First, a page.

Sunday, March 26, 2023

Divorce vs. Revenue & Class Musings

Unfortunately, I lost the reference, so I don't know what "upper class" means exactly, but let's use Murray's Belmont. In Belmont, only 15% of marriages end in divorce. Obvious explanation: the husbands are rich and prestigious. 

These statistics seem to be assiduous avoided recently. My google-fu can hardly find anything, so I assume it's become even more inegalitarian. When Reality consistently gives heretical answers, Reality is simply ignored.

There isn't exactly nothing, though.

"An annual income of over $50,000 can decrease the risk of divorce by as much as 30% versus those with an income of under $25k." (Seems to be 30% relative.)

Here are the 10 occupations with the lowest divorce rates:

  • Actuaries — 17%
  • Physical Scientists — 18.9%
  • Medical and Life Scientists — 19.6%
  • Clergy — 19.8%
  • Software Developers –20.3%
  • Physical Therapist — 20.7%
  • Optometrists — 20.8%
  • Chemical Engineers — 21.1%
  • Directors of Religious Activities and Education — 21.3%
  • Physicians and Surgeons — 21.8%

Apparently actuaries can calculate their divorce risk, thus avoiding risky marriages.

Next, "In fact, approximately 70% of marriages from the 1990s reached 15 years. Couples who married in the 2000s are divorcing even less." (Folk are not marrying at all instead of getting into doomed marriages.)

Today, the number of married, college-educated couples that split by the time they reached their seventh anniversary is 11%. 

Higher-status women dislike divorce more. Marry princesses, not whores. 

However, there seems to be a problem with billionaires. If you're obscenely rich, your divorce rate goes back up to the average of 50%. Or Forbes is committing fraud, which I can hardly rule out. "An analysis of U.S. divorce rates by Forbes revealed the country’s richest people divorce at a rate that hovers around 49% – right in line."

Of course, they don't bother to look into it, because they're wisely afraid of the answers.

Why did Bezos and Gates get divorced? Because they're nerds.
They're nerds, plus the wives got fabulous cash prizes for the divorce. As your wealth increases, the temptation on your wife increases.
Perhaps this is part of why even rich Americans often live paycheque to paycheque? Why leave anything for the divorce? Just spend it now. Make her fully dependent on your ongoing salary. Plus inflation means you want to be underwater as much as possible. Have net liabilities, not net assets. Mortgage everything.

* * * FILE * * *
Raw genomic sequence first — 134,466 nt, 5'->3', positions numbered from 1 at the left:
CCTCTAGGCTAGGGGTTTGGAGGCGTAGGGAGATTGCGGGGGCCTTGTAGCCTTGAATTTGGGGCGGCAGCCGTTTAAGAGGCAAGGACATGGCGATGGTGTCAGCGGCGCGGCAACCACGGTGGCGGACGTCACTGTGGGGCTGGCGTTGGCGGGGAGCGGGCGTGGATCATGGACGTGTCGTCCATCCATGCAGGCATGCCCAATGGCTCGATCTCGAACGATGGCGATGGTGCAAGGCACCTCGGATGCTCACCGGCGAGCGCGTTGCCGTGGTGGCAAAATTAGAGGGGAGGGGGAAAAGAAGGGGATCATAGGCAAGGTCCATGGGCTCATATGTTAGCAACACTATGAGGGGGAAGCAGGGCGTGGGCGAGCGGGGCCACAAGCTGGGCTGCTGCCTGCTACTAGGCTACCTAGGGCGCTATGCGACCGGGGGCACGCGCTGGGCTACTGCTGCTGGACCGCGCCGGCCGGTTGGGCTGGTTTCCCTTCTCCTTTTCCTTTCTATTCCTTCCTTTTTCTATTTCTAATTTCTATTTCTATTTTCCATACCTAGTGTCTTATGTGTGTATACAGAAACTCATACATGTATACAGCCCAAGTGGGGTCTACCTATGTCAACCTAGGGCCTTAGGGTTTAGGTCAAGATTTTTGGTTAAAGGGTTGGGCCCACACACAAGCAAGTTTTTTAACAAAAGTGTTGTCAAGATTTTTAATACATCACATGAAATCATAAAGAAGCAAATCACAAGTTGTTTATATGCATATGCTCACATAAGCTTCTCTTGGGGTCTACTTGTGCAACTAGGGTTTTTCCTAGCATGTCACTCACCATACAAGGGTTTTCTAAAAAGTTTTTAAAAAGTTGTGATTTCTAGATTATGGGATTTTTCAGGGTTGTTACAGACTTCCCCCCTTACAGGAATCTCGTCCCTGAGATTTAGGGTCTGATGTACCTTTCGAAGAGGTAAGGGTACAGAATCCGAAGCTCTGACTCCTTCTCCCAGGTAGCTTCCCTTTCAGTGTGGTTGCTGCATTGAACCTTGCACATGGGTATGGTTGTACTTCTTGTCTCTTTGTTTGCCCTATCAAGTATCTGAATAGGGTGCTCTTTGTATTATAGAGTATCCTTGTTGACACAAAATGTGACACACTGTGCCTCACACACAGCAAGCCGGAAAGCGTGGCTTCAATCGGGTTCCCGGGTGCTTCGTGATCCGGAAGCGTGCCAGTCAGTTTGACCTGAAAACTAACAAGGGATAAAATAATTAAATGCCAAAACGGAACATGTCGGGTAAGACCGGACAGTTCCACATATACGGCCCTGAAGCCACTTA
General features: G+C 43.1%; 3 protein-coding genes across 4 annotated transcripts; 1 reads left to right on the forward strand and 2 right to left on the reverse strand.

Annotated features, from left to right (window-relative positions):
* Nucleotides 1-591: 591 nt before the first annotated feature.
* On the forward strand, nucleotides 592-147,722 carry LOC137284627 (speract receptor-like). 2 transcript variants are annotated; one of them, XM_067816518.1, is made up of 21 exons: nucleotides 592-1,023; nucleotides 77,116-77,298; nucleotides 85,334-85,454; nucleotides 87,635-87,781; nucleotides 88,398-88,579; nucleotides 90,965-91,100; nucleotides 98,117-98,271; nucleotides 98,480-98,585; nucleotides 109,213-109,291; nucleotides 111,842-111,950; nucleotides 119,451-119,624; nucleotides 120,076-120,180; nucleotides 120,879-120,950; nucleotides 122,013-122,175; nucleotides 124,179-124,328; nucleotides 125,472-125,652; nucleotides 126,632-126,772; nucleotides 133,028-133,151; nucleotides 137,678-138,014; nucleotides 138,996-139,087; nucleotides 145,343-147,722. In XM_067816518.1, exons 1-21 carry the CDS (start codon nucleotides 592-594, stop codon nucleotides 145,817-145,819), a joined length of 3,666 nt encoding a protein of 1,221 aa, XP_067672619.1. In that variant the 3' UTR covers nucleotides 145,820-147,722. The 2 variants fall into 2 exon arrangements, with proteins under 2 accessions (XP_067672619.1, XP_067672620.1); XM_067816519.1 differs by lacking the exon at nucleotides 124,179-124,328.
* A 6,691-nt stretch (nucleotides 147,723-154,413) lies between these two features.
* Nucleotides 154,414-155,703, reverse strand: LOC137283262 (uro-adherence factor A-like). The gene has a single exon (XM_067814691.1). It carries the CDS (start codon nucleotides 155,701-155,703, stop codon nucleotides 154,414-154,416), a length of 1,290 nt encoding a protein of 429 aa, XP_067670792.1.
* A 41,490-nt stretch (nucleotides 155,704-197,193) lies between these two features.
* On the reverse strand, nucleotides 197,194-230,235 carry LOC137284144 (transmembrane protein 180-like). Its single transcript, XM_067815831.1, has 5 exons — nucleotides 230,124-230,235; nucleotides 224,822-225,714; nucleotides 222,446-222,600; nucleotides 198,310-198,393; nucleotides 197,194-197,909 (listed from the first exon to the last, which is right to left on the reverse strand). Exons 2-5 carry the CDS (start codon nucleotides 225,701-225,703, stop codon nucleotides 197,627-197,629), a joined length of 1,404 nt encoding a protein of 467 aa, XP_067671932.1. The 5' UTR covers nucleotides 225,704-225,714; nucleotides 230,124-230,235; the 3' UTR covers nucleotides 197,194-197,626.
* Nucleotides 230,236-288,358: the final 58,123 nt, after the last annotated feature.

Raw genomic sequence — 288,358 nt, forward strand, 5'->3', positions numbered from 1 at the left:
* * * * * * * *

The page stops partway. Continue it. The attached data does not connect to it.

There's also being too high status. If your wife is keenly aware that you can do better, she will want to go, "You can't dump me, I'm leaving." The wife wants a man who is taller, but not nine feet tall. Smarter, but not a four standard deviation delta. Too much masculinity is too intimidating. Ultimately women need sex too, and won't get it if you dump all your cum into mistresses. Doesn't matter how high-status you are if you don't have to sleep with her. If you marry before you make your billions, it is likely you got the girl next door, not the marchioness that matches you. 

If you're Bezos and your wife divorces you, she may think she can come back to the table with all the billions she just stole to try to even the odds. Divorce for attention. Problem: high school prom queens would cheerfully offer no-strings-attached to Bezos. (Did Epstein's girls even really mind their jobs?) What would Bezos want with some postmenopausal hag he's barely talked to in years? If he wants some more billions he can just make some more billions.

I think it's mainly the nerd thing though. You can see the 600,000 dip, where they properly optimize cash+prestige. That's the cocktail party crowd, which (rightly) sees Bezos et al as gauche on his best day. "What? He has to work for a living? How droll." The reason the rate isn't down at 15% is because a pure revenue chart includes mid-level CEOs. The class we want to talk about uses CEOs as tools. "Chip chip lad, off with you now. You have money to make. Mine, specifically." You might make more money than them, but they can just decide not to come into "work" if they don't want to. Or quit whenever; they don't do it for the money. Most CEOs are still a kind of employee. Two weeks notice? Be happy if you're told at all and don't have to figure it out on your own. 

CEOs don't do it for the money either, technically, but Musk can't just quit Tesla for two years and then come back like nothing's happened. Put another way, CEOs show up in the news a lot. Board members, not so much. Financiers, even less. The money who the financiers are representing - never.

No comments: